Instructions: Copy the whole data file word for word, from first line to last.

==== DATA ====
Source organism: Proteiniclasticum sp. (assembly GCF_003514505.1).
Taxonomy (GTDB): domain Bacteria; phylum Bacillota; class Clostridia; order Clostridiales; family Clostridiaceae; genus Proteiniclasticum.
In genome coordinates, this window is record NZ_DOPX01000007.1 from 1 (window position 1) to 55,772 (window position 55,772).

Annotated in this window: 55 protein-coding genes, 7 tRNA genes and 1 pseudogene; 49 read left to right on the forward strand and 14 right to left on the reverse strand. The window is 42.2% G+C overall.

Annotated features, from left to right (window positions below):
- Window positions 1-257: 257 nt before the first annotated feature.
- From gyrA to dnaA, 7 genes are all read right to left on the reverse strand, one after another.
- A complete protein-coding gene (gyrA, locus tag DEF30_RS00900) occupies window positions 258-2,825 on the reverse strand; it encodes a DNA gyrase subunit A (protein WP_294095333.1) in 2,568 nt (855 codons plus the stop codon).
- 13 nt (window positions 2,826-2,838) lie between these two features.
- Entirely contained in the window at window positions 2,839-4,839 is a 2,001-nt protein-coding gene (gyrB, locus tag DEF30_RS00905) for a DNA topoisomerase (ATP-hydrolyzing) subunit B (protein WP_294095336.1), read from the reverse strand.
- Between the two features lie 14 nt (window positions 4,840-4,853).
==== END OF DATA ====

Source organism: Proteiniclasticum sp. (assembly GCF_003514505.1).
Taxonomy (GTDB): domain Bacteria; phylum Bacillota; class Clostridia; order Clostridiales; family Clostridiaceae; genus Proteiniclasticum.
In genome coordinates, this window is record NZ_DOPX01000007.1 from 1 (window position 1) to 55,772 (window position 55,772).

Annotated in this window: 55 protein-coding genes, 7 tRNA genes and 1 pseudogene; 49 read left to right on the forward strand and 14 right to left on the reverse strand. The window is 42.2% G+C overall.

Annotated features, from left to right (window positions below):
- Window positions 1-257: 257 nt before the first annotated feature.
- From gyrA to dnaA, 7 genes are all read right to left on the reverse strand, one after another.
- A complete protein-coding gene (gyrA, locus tag DEF30_RS00900) occupies window positions 258-2,825 on the reverse strand; it encodes a DNA gyrase subunit A (protein WP_294095333.1) in 2,568 nt (855 codons plus the stop codon).
- 13 nt (window positions 2,826-2,838) lie between these two features.
- Entirely contained in the window at window positions 2,839-4,839 is a 2,001-nt protein-coding gene (gyrB, locus tag DEF30_RS00905) for a DNA topoisomerase (ATP-hydrolyzing) subunit B (protein WP_294095336.1), read from the reverse strand.
- Between the two features lie 14 nt (window positions 4,840-4,853).